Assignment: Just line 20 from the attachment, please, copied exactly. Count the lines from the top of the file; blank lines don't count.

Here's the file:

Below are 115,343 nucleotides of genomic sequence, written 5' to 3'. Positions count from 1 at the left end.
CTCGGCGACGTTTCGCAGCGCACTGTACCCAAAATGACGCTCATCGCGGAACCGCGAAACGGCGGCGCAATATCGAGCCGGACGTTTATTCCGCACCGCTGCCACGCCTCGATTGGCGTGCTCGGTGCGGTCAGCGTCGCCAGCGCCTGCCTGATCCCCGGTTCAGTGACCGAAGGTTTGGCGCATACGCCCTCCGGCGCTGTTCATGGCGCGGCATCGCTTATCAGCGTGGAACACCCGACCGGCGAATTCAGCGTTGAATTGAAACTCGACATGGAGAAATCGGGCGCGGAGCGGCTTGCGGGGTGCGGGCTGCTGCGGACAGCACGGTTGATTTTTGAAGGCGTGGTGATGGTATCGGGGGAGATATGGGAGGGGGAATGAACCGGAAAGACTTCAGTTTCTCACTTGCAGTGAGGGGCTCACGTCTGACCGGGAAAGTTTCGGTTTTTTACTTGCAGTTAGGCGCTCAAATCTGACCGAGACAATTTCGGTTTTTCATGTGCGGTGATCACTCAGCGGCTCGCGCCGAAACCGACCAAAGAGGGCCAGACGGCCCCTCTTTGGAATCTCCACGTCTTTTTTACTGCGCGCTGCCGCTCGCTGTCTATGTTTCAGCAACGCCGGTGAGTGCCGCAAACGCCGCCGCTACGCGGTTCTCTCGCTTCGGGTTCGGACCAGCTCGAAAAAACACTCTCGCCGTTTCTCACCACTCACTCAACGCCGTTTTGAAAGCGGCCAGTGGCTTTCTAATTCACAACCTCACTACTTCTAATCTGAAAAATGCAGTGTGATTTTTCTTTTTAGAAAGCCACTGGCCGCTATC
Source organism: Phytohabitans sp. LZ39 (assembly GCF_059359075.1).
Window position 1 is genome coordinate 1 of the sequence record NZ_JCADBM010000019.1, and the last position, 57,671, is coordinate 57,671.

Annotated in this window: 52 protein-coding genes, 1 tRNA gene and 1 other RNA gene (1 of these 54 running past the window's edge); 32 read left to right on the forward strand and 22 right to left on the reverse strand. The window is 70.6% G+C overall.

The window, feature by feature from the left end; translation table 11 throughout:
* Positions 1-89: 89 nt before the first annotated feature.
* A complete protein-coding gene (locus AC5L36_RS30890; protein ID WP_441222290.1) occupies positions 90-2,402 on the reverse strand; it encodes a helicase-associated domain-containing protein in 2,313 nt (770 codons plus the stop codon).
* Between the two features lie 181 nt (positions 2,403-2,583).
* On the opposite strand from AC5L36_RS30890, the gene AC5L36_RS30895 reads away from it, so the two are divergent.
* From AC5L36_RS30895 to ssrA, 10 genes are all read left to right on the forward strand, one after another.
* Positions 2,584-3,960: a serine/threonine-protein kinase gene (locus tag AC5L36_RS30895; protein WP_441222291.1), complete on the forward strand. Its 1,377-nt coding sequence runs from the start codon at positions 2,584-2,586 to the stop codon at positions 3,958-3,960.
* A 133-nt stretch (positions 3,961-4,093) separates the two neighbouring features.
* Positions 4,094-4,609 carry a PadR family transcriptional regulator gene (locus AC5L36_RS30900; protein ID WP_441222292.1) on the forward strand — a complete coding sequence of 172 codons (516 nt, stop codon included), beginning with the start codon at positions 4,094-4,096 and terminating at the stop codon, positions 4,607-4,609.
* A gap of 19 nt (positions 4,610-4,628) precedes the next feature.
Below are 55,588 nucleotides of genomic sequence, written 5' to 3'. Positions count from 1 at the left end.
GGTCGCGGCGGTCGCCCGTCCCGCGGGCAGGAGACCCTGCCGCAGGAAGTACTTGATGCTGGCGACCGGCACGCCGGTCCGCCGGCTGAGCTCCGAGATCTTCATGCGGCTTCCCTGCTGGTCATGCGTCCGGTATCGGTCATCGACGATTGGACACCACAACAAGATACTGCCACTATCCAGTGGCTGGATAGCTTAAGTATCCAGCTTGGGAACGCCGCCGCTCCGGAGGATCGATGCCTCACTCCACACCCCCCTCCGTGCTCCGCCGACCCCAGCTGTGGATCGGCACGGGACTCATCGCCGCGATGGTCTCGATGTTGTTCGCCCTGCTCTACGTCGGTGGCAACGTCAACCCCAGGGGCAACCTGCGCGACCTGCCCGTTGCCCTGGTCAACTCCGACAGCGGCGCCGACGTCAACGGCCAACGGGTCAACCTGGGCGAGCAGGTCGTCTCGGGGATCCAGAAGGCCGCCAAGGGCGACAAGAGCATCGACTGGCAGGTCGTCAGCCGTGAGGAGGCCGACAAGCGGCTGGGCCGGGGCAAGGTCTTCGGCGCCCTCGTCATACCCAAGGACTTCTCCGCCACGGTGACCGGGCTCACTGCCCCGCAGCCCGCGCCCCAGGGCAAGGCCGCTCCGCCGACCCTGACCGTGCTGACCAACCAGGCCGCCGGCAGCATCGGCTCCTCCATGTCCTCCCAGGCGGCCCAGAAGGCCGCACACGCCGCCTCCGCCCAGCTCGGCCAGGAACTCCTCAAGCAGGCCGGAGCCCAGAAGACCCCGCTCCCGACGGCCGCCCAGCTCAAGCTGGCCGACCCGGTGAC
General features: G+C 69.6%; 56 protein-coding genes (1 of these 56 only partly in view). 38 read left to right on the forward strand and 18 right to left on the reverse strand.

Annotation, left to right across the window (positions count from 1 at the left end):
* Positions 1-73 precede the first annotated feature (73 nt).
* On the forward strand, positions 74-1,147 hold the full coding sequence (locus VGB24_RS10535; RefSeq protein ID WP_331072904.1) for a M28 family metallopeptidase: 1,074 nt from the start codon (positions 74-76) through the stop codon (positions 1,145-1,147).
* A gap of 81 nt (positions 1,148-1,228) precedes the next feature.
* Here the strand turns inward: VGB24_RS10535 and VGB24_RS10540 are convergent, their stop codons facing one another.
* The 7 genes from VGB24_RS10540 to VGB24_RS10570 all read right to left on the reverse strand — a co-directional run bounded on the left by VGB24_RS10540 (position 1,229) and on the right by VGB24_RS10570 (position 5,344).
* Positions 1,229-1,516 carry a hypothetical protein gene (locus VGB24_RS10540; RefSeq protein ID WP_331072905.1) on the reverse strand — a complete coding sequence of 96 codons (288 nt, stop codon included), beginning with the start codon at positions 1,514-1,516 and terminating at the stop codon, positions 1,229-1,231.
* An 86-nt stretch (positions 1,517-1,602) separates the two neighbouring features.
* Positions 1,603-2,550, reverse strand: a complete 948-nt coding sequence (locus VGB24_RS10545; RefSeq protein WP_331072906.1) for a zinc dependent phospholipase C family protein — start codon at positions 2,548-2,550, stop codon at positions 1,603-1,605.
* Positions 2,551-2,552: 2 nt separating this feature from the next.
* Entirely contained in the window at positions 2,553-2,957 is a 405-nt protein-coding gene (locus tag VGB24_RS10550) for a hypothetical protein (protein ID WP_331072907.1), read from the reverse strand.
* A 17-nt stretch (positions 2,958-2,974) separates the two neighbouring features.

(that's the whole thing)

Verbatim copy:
* Positions 1-73 precede the first annotated feature (73 nt).